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Egypians fhall ferve with the Affyrians. In "that day fhall ifrael be the third with Egypt, " and with Affyria, even a bleffing in the midft "of the land; whom the Lord of hofts fhall "blefs, faying, Bleffed be Egypt my people, "and Affyria the work of my hands, and Ifrael "mine inheritance."

III. The

III. The fupport of civil government is another ingredient in the happiness of the Millennial church. It is exprefsly promifed, "Kings "fhall be thy nurfing fathers, and their queens

thy nurfing others," Ifa. xlix. 23. "Their "kings fhall minifter unto thee," chap. Ix. 10.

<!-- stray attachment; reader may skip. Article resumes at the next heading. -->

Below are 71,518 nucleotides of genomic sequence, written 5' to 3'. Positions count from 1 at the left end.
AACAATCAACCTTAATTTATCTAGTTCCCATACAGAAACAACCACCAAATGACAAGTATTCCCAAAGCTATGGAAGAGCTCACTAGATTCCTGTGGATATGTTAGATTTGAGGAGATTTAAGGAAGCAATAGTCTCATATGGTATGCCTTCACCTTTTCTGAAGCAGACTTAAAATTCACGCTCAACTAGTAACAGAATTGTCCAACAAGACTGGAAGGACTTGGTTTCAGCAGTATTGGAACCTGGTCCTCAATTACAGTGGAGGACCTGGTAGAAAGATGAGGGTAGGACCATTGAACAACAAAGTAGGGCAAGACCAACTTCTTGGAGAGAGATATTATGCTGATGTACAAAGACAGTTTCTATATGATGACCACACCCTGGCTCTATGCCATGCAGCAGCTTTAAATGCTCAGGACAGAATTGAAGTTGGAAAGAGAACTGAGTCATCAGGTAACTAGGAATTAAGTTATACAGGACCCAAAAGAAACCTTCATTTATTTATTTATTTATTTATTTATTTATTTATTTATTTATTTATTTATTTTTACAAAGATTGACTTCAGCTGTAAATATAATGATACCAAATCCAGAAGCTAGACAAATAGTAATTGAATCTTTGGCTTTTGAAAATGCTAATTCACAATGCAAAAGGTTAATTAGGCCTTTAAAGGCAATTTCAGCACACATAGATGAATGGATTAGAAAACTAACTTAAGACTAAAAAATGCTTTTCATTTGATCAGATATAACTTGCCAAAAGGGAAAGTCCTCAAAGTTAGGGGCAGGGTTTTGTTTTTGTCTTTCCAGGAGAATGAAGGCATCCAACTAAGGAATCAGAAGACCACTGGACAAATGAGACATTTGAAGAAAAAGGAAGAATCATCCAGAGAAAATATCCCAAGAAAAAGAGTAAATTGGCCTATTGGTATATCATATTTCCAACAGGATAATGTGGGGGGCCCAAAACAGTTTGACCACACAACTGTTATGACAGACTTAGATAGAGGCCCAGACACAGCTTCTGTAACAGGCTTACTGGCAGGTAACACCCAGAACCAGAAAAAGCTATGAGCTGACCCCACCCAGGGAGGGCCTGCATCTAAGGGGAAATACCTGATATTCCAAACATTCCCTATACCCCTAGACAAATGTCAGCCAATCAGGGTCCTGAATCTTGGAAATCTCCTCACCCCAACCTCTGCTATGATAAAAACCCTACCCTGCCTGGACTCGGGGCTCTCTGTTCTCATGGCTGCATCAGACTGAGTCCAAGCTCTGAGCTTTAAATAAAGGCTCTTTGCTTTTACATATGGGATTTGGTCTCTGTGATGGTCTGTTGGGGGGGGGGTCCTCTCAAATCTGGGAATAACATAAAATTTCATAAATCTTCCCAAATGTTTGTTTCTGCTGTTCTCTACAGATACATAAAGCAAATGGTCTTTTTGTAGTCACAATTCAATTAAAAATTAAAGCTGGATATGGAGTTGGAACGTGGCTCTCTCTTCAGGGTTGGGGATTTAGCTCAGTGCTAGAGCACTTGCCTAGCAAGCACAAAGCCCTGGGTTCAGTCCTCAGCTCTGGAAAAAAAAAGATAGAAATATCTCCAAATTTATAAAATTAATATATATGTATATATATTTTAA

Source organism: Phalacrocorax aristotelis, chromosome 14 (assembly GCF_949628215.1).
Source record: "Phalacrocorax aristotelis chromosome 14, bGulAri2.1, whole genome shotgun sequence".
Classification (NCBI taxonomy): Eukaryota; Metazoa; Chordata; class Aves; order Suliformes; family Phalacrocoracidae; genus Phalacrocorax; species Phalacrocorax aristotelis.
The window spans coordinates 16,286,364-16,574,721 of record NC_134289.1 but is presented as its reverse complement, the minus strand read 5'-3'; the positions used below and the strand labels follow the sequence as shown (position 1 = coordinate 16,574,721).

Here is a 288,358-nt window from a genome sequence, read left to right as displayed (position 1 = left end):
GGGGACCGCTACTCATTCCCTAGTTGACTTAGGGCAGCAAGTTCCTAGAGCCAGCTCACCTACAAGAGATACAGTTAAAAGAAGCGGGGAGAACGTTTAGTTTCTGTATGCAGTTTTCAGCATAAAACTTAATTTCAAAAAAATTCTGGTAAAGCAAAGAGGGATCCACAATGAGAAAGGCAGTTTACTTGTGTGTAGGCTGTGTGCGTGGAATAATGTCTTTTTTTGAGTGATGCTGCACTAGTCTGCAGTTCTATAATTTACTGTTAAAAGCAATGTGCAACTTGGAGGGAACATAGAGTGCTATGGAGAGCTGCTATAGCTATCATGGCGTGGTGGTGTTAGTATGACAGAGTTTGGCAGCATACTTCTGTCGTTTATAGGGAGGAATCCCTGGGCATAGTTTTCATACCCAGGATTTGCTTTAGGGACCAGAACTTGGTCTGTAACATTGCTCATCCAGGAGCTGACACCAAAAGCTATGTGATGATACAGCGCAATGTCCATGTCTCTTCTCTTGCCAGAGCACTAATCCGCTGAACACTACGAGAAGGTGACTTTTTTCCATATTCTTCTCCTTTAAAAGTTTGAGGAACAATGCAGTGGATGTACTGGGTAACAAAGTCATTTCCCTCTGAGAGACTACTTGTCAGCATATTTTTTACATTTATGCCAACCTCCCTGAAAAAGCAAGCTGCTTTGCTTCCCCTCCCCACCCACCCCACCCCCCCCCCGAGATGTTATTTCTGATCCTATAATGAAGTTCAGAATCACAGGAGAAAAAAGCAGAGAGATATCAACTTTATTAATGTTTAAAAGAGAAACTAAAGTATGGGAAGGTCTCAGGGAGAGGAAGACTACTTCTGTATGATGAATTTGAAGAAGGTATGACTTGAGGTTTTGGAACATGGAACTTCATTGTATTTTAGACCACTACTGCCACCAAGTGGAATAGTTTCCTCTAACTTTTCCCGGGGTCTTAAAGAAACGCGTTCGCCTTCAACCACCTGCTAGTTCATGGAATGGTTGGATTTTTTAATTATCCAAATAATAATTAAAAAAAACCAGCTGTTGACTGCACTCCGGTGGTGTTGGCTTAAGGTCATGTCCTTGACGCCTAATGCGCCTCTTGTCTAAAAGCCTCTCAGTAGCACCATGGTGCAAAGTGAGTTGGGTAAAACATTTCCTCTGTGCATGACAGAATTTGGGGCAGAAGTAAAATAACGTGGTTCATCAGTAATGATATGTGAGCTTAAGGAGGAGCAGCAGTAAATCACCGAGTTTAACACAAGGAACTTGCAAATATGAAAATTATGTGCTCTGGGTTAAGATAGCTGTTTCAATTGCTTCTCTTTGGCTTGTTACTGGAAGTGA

Civil government has in fome measure fupported the church, ever fince Chriftianity became the established religion of the Roman empire. But I apprehend, that a material change will take place in the nature of civil government at the Millennium; that it fhall be animated by the spirit of Christianity, fo that the fupport afforded by it shall be more effectual for the welfare and profperity of the church, than it had been at any former period. In all ages and nations, (except among the Jews during the time they were governed by a theocracy) the civil government has been animated by a fpirit different from the fpirit of the church. The fpirit of civil government is fubmiffion to the civil ruler. The fpirit of the church is fubmiffion to God in Chrift. The end of the former is, to make men good members of fociety in the prefent life; that of the latter is, to qualify men for being inhabitants of the city of God in a future life. By the former, theft, robbery, disobedience to government, are feverely punished, while atheism, infidelity and